- Construct wetland boardwalk trail system: May 2010 to 2014.
http://jacksonville.com/tu-online/stories/020108/nec_242071134.shtml

subro

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Re: What happened to Atlas Hovercrafts?
« Reply #6 on: August 03, 2010, 01:22:48 PM »

This link has a photo of the hovercraft and states that the "Project is stalled".

http://www.dejongandlebet.com/996_AtlasHovercraft.htm


RMHoward

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Re: What happened to Atlas Hovercrafts?
« Reply #7 on: August 03, 2010, 01:44:31 PM »

This link has a photo of the hovercraft and states that the "Project is stalled".

http://www.dejongandlebet.com/996_AtlasHovercraft.htm



I would say "stalled" is quite an understatement.  From the looks of things, the terms "bankrupt", "in default", etc. come to mind.  Thanks for the information.
Rick

JSquared

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Re: What happened to Atlas Hovercrafts?
« Reply #8 on: August 03, 2010, 01:49:20 PM »
Found this on a hovercraft forum:

Quote
Posted 30 April 2008 - 12:43 PM

Group -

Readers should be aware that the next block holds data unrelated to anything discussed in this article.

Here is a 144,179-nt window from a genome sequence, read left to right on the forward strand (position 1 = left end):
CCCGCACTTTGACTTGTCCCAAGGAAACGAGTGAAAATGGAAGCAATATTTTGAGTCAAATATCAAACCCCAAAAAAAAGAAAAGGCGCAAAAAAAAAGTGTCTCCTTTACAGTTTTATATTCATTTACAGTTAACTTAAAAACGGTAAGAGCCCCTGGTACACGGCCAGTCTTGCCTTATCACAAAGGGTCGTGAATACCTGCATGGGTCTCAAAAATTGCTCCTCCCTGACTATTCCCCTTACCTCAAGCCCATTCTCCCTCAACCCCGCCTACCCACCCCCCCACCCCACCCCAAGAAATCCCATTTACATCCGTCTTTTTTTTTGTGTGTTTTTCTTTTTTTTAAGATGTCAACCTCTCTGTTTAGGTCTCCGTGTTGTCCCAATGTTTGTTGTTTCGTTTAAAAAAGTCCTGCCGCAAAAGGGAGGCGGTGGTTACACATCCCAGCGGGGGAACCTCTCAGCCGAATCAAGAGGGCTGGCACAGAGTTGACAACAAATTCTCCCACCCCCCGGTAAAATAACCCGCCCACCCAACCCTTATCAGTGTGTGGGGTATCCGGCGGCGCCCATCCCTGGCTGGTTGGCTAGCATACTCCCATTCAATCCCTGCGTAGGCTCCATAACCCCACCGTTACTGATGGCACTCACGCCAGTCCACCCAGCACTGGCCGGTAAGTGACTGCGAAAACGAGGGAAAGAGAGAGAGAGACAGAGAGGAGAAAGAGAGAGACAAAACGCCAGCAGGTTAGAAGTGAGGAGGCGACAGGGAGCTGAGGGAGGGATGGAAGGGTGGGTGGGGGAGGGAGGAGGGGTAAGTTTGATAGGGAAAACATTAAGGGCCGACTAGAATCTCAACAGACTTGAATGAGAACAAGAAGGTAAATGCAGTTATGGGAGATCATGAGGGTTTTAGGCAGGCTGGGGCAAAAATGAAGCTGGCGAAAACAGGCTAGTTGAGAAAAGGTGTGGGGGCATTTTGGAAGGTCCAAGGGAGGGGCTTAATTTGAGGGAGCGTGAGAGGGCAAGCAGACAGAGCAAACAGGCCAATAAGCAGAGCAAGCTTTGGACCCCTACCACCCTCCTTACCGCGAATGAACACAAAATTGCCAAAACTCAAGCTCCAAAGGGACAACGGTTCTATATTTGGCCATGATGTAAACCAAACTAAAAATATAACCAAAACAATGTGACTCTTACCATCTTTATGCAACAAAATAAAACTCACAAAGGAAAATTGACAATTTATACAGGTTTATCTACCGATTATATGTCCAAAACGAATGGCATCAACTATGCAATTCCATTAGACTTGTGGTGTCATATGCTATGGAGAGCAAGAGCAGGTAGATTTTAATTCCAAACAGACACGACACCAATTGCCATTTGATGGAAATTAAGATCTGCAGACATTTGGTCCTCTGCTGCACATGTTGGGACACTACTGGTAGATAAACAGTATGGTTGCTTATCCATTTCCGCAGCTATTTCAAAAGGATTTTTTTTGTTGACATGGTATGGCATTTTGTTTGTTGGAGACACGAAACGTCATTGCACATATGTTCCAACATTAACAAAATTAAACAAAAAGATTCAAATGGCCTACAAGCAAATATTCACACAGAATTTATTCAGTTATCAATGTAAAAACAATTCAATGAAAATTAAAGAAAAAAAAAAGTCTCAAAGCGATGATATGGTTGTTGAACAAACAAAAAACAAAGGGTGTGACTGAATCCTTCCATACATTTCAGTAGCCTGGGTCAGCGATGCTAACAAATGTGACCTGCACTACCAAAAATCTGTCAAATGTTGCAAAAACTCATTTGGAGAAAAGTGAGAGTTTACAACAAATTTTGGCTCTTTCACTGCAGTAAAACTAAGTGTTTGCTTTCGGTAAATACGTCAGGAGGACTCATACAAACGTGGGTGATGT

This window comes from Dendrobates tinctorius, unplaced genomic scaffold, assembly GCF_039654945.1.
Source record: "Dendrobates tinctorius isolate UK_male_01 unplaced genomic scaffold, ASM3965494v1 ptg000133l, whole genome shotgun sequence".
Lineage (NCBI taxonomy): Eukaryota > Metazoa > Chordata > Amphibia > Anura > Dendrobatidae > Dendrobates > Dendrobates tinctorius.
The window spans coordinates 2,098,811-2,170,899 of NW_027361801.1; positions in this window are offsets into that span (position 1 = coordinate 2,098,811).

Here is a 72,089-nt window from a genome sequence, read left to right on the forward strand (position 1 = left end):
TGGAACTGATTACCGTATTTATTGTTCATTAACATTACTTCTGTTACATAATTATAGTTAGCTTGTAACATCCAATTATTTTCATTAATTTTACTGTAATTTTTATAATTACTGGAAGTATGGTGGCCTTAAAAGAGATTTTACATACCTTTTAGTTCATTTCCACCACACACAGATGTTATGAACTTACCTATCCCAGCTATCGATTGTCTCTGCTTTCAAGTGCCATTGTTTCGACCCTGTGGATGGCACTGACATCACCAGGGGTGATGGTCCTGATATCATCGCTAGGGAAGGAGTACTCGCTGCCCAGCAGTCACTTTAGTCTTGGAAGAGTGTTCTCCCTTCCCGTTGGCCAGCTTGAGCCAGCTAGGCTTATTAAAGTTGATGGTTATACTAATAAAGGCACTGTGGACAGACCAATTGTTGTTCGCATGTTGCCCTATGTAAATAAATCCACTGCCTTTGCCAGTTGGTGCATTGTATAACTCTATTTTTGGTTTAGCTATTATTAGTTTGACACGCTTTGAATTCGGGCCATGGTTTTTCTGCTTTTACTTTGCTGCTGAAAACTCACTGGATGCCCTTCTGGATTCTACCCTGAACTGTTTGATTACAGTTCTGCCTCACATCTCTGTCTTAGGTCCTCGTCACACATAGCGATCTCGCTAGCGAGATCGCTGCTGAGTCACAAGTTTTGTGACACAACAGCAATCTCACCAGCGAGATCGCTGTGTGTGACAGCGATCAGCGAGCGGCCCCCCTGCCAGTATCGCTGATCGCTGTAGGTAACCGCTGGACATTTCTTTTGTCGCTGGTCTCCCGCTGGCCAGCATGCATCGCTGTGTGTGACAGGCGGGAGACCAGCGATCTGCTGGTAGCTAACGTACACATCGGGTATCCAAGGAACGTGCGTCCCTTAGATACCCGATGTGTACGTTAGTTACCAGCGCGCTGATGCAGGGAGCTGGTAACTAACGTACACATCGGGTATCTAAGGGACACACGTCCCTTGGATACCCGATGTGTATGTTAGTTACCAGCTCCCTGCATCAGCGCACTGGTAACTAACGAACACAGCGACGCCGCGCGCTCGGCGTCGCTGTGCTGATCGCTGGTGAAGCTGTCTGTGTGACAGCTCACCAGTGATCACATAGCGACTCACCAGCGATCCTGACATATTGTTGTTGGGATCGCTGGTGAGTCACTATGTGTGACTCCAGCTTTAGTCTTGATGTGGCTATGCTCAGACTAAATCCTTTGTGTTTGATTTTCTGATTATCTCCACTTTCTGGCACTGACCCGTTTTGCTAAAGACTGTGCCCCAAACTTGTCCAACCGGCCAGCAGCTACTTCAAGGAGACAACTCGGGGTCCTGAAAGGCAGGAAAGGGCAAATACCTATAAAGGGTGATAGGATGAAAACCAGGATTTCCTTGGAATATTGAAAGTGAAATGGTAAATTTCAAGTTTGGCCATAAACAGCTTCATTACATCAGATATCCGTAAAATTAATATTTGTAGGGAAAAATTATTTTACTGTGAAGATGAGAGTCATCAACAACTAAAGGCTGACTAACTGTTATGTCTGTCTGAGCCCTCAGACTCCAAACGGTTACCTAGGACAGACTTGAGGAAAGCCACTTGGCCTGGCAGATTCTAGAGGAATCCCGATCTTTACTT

Hello! I'm still here and busy as ever!

The AH-100-P is finally in the home stretch. Good things take time and this build is no exception. However, I can say that what we have learned from building this Hovercraft is now being incorporated into the New Hovercraft for 2008 – 2009. The basic look will remain the same, but the changes are more internal and a function of manufacturing process than overall design.

The crew is smoothing out the exterior for paint while windows and doors are ready for installation. Most of the major system components are in place and there is a lot of wiring and plumbing going on. Working out these details on a “First Craft” is not an easy task! The R&D Department is also busy refining various aspects of the AH-100-P Hovercraft and working on some very interesting new applications. Confidentiality Agreements prevent me from giving you too many details in a public forum. Please keep in mind I do not intend to be evasive, but we are actively working with commercial and government interest projects concerning air cushion technology.